We’ve all seen them. Their bare feet leave prints in the moist sand – a grayish beige map to adventure and adrenaline. Sometimes wetsuit-clad and always determined, they paddle out, braving the rough thrash of the sea for that ultimate dance with the elements.
Can you blame them? After all, the good days are the ones that leave us sun-kissed and sandy. Just ask Marshall DePass, director of Eastern Surfing Association’s Southern South Carolina District. For the past six years, he has helped folks of all ages and abilities reach new heights in the water and on shore.
“I started surfing when I was 6 years old. I went from a boogie board to a surfboard in the beginning,” said DePass. “I learned from a few older kids who surfed in the ESA (Eastern Surfing Association) in North Myrtle Beach. I got my first surfboard for my 8th birthday and have been loving it ever since.”
There is a new crop of up-and-coming swell seekers in South Carolina, fueled by the overwhelming desire to hop on a waxed board and ride out into the tide. DePass, who fell in love with the sport as a youngster, is dedicated to making sure the surfing community thrives – from Folly Beach to the Isle of Palms.
“During the summer months, we surfed every day from morning to evening. It seemed like the ocean was our babysitter,” said DePass, reflecting on his initial steps into his own surf journey. “I don’t remember my first wave, but I certainly know that as surfers we are all searching for that perfect wave.”
Currently, there are three ESA All-Stars in the Southern South Carolina District – an unprecedented milestone for the region. Each year the Eastern Surfing Association searches to find members who exemplify what it means to truly be an All-Star in style, attitude and overall ability. Hartley DePass, a sophomore at Wando High School, Olivia Dilling, a freshman at Wando High School and Cory Jackson, a freshman at James Island High School, all made the cut out of 27 East Coast districts.
From stand-up paddleboarding to shortboarding and longboarding, these three All-Stars prove to be dedicated to a vast array of watersports. Their hard work has paid off, with all three gaining sponsorships from major surf companies.
“The goal of the SSC is for the kids to have a competitive challenge with surfing while they are surrounded by a family atmosphere. Many SSC members have grown up surfing with one another for years and years. Many surfed as kids in the ESA and now watch their kids surf in the ESA,” said DePass. “The friendships that are made last for a lifetime. We have divisions that are for the young guns, referred to as the Menehunes, and divisions for the older surfers, referred to as the Legends.”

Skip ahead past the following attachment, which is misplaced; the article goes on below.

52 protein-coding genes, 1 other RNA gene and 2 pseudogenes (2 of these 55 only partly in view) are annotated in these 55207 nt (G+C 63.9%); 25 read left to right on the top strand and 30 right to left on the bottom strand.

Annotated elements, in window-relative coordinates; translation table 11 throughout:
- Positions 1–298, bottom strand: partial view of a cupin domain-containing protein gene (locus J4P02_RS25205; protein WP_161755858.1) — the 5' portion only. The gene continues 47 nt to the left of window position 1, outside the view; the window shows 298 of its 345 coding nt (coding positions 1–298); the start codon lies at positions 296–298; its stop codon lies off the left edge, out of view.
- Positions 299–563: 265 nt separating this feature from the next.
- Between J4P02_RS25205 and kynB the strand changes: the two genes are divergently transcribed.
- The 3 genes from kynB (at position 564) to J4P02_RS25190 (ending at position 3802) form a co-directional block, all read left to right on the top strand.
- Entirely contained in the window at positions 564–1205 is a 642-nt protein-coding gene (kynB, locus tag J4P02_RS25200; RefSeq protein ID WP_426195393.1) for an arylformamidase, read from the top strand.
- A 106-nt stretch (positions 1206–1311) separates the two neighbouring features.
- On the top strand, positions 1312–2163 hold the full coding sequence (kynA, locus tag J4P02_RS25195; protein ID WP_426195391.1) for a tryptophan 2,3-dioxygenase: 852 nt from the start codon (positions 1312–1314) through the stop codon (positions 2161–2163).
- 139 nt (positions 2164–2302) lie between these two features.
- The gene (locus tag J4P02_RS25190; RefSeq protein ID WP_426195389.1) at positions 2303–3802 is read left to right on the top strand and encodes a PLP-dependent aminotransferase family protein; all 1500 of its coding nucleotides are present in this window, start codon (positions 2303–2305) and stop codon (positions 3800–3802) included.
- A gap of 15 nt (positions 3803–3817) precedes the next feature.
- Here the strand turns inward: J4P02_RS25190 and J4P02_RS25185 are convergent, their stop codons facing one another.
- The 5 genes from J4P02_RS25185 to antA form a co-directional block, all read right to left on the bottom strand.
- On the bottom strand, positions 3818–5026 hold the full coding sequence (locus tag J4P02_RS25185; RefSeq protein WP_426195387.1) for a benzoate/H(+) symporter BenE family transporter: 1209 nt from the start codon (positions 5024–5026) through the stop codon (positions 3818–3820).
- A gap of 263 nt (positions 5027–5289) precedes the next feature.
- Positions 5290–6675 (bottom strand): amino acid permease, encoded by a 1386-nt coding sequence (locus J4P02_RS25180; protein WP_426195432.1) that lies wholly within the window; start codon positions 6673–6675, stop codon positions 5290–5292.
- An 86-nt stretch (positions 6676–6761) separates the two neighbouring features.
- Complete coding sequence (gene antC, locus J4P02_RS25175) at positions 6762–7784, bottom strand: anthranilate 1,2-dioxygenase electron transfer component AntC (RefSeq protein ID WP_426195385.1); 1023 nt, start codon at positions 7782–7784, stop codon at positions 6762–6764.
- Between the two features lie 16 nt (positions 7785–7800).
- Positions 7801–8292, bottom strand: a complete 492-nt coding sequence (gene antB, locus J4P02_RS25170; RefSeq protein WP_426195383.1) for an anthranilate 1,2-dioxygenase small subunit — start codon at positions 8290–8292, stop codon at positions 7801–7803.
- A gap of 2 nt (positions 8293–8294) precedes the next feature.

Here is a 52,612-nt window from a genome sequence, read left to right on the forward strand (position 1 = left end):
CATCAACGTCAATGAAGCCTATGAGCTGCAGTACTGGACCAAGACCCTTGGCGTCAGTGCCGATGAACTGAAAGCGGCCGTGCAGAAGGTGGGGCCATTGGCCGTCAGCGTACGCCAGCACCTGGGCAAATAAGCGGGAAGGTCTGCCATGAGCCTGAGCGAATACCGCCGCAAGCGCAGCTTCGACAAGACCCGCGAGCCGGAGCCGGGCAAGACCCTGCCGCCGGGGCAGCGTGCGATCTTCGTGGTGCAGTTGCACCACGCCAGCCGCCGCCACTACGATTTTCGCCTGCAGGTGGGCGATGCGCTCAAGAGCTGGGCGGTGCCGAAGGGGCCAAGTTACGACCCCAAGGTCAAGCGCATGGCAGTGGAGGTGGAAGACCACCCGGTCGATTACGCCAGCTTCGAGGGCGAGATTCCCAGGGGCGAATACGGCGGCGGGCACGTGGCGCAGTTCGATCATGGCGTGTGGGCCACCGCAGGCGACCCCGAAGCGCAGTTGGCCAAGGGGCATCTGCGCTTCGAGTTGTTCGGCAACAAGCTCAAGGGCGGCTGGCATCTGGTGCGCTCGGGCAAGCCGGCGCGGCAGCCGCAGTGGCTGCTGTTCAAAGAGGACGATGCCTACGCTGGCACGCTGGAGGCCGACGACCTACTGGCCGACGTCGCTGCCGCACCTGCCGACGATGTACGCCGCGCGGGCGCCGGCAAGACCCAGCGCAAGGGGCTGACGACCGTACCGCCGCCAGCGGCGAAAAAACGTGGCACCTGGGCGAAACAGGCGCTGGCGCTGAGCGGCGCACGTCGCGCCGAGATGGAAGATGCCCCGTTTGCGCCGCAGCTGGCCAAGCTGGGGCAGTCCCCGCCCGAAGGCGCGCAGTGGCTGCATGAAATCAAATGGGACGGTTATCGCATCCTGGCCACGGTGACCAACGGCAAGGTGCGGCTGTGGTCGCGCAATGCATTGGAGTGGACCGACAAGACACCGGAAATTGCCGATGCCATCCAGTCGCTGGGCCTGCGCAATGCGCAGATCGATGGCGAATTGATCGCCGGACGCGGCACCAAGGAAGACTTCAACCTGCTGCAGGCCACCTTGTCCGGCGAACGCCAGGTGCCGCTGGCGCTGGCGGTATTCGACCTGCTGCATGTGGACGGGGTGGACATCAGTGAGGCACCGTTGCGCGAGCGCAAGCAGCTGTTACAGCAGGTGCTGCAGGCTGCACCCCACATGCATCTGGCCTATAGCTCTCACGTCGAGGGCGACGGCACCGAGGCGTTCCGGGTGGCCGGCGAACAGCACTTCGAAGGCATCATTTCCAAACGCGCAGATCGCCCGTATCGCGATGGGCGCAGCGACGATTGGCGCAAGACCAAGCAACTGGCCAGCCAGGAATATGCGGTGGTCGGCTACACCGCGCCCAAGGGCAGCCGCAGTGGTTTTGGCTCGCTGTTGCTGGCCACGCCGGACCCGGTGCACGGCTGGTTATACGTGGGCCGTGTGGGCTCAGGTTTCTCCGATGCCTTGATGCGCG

When not soaking up the rays and billowing through rip curls, ESA-SCC is helping to make the community and environment that much brighter. After all, Mother Nature plays a huge role in their day-to-day, so it only makes sense that they keep Her looking pristine.
“We do beach cleanups at every contest held,” said DePass, who in addition to keeping our shorelines and oceans litter free is also committed to exposing a very special group to the sport of surfing.
“The SSC is a nonprofit organization and a volunteer association. We support Surfers Healing – a Foundation for autism, which hosts the Folly Beach Surfers Healing Camp in mid-August.”
During the camp, surfers of all ages ride out on tandem boards with autistic participants. The vast weightlessness of the ocean and gentle rhythmic rock of the waves provide those with autism a much-needed sense of tranquility.
Intimidated by the thought of throwing caution to the wind and hopping on a board? DePass urges those with hesitancy to put their concerns aside and jump in – literally.
“My advice is whether you are the next Kelly Slater or Carissa Moore, two of the world’s top male and female surfers, respectively, come on out and join the ESA-SSC District , where we have 10 to 12 competitions locally that are sponsored by local surf shops, local surf companies and local businesses.”
The ocean and tide know no age. From fresh tweens excited to be submerged in the sport to older folks who long to feel the wind at their back and polyurethane under their feet, there’s room for all at the SSC. DePass relishes the fact that members range in age from 4 to 74.
“Join in on the fun of the sun, sand and, most of all, the fellow surfers. The SSC boasts some of the best surfers around and definitely some of the best fun you can find in the local surfing community,” DePass said.
Embrace the glistening salty waters that surround the Lowcountry and experience the utter exhilaration of riding that undulating indigo green toward the shoreline. An afternoon of basking in the golden rays and salty spray may just be the prescription for what ails you. Any wise surfer will tell you, experiencing multiple wipeouts are worth it once you catch that perfect wave.
For more information, log on to ssc.surfesa.org.
By Kalene McCort
Photos Courtesy of the Eastern Surfing Association.